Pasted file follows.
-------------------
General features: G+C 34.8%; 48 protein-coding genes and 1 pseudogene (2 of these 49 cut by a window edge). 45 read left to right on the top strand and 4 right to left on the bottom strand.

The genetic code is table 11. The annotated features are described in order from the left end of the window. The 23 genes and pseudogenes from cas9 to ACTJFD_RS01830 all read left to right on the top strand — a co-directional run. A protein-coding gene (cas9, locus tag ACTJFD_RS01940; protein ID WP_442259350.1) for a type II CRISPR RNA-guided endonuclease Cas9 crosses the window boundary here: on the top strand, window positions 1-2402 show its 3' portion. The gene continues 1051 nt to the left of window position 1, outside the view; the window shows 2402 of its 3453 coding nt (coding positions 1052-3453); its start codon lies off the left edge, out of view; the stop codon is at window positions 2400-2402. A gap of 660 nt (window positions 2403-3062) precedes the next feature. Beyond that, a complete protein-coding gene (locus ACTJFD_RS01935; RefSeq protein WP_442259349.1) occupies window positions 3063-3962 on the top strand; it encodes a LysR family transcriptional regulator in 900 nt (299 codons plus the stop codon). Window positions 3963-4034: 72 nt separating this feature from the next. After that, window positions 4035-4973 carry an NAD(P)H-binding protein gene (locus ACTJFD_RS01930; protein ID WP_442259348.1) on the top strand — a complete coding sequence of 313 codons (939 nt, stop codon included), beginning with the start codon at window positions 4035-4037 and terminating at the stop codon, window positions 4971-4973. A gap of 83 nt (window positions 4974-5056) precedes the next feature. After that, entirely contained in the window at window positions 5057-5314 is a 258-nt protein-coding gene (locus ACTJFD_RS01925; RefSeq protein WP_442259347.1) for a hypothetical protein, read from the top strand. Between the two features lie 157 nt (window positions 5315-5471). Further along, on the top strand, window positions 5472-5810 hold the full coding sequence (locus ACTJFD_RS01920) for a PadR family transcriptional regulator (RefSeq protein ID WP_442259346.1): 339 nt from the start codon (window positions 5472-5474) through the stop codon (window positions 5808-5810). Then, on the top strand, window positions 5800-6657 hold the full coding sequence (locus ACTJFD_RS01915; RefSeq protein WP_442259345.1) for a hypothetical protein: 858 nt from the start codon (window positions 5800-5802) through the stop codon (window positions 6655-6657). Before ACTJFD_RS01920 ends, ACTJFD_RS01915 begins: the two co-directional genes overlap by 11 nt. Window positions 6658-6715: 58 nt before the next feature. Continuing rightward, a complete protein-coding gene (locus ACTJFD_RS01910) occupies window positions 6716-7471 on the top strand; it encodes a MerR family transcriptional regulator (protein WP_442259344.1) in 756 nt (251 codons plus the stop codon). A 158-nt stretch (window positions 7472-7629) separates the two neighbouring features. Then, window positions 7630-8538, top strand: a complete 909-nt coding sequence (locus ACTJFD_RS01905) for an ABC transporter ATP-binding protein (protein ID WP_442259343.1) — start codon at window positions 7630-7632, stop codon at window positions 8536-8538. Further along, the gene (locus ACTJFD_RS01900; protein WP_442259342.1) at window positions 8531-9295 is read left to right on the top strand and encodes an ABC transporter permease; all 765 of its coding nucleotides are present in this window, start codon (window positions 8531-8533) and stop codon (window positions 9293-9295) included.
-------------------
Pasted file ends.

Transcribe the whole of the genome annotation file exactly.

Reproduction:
General features: G+C 34.8%; 48 protein-coding genes and 1 pseudogene (2 of these 49 cut by a window edge). 45 read left to right on the top strand and 4 right to left on the bottom strand.

The genetic code is table 11. The annotated features are described in order from the left end of the window. The 23 genes and pseudogenes from cas9 to ACTJFD_RS01830 all read left to right on the top strand — a co-directional run. A protein-coding gene (cas9, locus tag ACTJFD_RS01940; protein ID WP_442259350.1) for a type II CRISPR RNA-guided endonuclease Cas9 crosses the window boundary here: on the top strand, window positions 1-2402 show its 3' portion. The gene continues 1051 nt to the left of window position 1, outside the view; the window shows 2402 of its 3453 coding nt (coding positions 1052-3453); its start codon lies off the left edge, out of view; the stop codon is at window positions 2400-2402. A gap of 660 nt (window positions 2403-3062) precedes the next feature. Beyond that, a complete protein-coding gene (locus ACTJFD_RS01935; RefSeq protein WP_442259349.1) occupies window positions 3063-3962 on the top strand; it encodes a LysR family transcriptional regulator in 900 nt (299 codons plus the stop codon). Window positions 3963-4034: 72 nt separating this feature from the next. After that, window positions 4035-4973 carry an NAD(P)H-binding protein gene (locus ACTJFD_RS01930; protein ID WP_442259348.1) on the top strand — a complete coding sequence of 313 codons (939 nt, stop codon included), beginning with the start codon at window positions 4035-4037 and terminating at the stop codon, window positions 4971-4973. A gap of 83 nt (window positions 4974-5056) precedes the next feature. After that, entirely contained in the window at window positions 5057-5314 is a 258-nt protein-coding gene (locus ACTJFD_RS01925; RefSeq protein WP_442259347.1) for a hypothetical protein, read from the top strand. Between the two features lie 157 nt (window positions 5315-5471). Further along, on the top strand, window positions 5472-5810 hold the full coding sequence (locus ACTJFD_RS01920) for a PadR family transcriptional regulator (RefSeq protein ID WP_442259346.1): 339 nt from the start codon (window positions 5472-5474) through the stop codon (window positions 5808-5810). Then, on the top strand, window positions 5800-6657 hold the full coding sequence (locus ACTJFD_RS01915; RefSeq protein WP_442259345.1) for a hypothetical protein: 858 nt from the start codon (window positions 5800-5802) through the stop codon (window positions 6655-6657). Before ACTJFD_RS01920 ends, ACTJFD_RS01915 begins: the two co-directional genes overlap by 11 nt. Window positions 6658-6715: 58 nt before the next feature. Continuing rightward, a complete protein-coding gene (locus ACTJFD_RS01910) occupies window positions 6716-7471 on the top strand; it encodes a MerR family transcriptional regulator (protein WP_442259344.1) in 756 nt (251 codons plus the stop codon). A 158-nt stretch (window positions 7472-7629) separates the two neighbouring features. Then, window positions 7630-8538, top strand: a complete 909-nt coding sequence (locus ACTJFD_RS01905) for an ABC transporter ATP-binding protein (protein ID WP_442259343.1) — start codon at window positions 7630-7632, stop codon at window positions 8536-8538. Further along, the gene (locus ACTJFD_RS01900; protein WP_442259342.1) at window positions 8531-9295 is read left to right on the top strand and encodes an ABC transporter permease; all 765 of its coding nucleotides are present in this window, start codon (window positions 8531-8533) and stop codon (window positions 9293-9295) included.